Richard H Chiu Biography

Chapter 7 Finishing the Family

On the day after they moved to Arnold Lane, Maryjane hurried out the door and into the street while her mother watched her from concealment. After nearly half and hour passed without any cars to challenge, Maryjane gave up and returned to the house.
Richard still needed to complete remodeling the house on Johnson Road before he could place it on the market, and now that it was empty, it was easier for him to work there, leaving the Arnold Lane house half-finished. for some time.


Finally, Pat paid her older children to help her complete the drywall and painting.
Meanwhile, Richard was awarded a number of patents for designs and processes that could be used either to improve the Navy’s ships or investigate new ways of moving over water. One of the projects he worked on was the design of a super surface effects vehicle. This was a
doughnut shaped hull with a series of fans that used air power to lift the ship above the water, or the land if the ship was intended for a landing force. He also earned a patent on a device that used surfaces covered with a series of wet mop-like devices to provide a simulated wave against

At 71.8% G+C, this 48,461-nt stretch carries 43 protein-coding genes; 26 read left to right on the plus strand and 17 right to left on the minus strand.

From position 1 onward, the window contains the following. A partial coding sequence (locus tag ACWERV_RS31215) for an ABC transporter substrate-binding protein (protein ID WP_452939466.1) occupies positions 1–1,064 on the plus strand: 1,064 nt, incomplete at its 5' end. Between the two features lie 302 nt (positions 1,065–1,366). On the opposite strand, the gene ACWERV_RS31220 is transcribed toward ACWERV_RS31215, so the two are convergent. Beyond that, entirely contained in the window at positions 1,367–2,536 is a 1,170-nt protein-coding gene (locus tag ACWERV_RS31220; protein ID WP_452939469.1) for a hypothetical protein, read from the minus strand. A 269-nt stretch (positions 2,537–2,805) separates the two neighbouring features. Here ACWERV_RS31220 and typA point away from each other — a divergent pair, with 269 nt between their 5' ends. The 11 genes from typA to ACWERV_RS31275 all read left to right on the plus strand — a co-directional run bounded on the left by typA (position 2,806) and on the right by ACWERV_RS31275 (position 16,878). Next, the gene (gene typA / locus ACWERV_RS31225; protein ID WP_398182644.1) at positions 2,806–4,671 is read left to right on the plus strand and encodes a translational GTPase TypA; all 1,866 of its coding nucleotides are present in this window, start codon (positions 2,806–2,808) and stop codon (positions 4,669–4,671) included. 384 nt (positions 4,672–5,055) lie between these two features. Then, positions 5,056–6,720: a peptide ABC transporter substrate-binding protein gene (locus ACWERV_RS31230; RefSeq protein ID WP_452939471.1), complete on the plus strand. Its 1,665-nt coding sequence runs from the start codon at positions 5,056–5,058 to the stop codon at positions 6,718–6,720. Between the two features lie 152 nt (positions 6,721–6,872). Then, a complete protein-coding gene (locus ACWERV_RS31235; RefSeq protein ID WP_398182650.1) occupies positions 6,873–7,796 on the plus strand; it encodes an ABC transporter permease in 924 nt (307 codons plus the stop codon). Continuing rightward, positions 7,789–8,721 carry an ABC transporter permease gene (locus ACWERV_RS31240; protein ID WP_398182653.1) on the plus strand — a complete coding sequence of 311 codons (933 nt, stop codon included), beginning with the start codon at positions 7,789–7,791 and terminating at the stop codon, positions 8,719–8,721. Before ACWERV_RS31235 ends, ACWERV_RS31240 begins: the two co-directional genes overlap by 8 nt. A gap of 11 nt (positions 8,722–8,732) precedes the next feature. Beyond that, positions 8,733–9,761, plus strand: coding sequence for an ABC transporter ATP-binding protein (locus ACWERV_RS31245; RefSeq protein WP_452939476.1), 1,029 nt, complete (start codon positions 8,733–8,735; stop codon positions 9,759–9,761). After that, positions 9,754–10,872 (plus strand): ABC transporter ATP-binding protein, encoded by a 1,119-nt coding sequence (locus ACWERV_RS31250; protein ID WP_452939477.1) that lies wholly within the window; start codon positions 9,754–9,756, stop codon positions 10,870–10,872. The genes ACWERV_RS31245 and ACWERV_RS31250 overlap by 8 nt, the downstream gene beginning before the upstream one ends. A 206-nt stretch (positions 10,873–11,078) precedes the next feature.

structural surfaces. One of his accomplishments involved an insight into the weakness that was causing ice breakers to fail. Previously, the ships were given ever thicker hulls to withstand the pressures of breaking through ice. Richard demonstrated that the buckling was due to a lack of structural
integrity. It would be far better to strengthen the inner beams that supported the hull and take some of the weight from the thickened hulls. He was awarded an international prize for Naval Architecture as a result of the publication of his study and bought a tuxedo for the presentation ceremony that was held at a banquet in New York City.
From 1976 to 1982 the family lived at Arnold Lane and three more children were born as the older children began to attend first junior high then high school. All five of the older children were selected to participate in the ‘Gifted’ program in Fairfax County schools, although at that time the program only extended through the junior high level.

Lucinda was born in August, 1977.

Soon after Lucinda was born, Pat’s parents visited in a camper that they drove cross-country. Lucinda was a lovely little girl but she had a super sensitive skin.  Even ordinary florescent light could make her break out in hives. Her mother devised a nylon windbreaker with the sleeves sewn
shut so that Lucinda could not scratch her face until it bled. In this
picture you can see the customary pose: Pat holding Lucinda’s hand firmly in her own to keep her from rubbing at her face.

A group portrait of the seven children, taken when Lucinda was nearly
two years old.
Back Row: Richard, Tisha and David
Front Row: Maryjane and Nancy. Meg holds Lucinda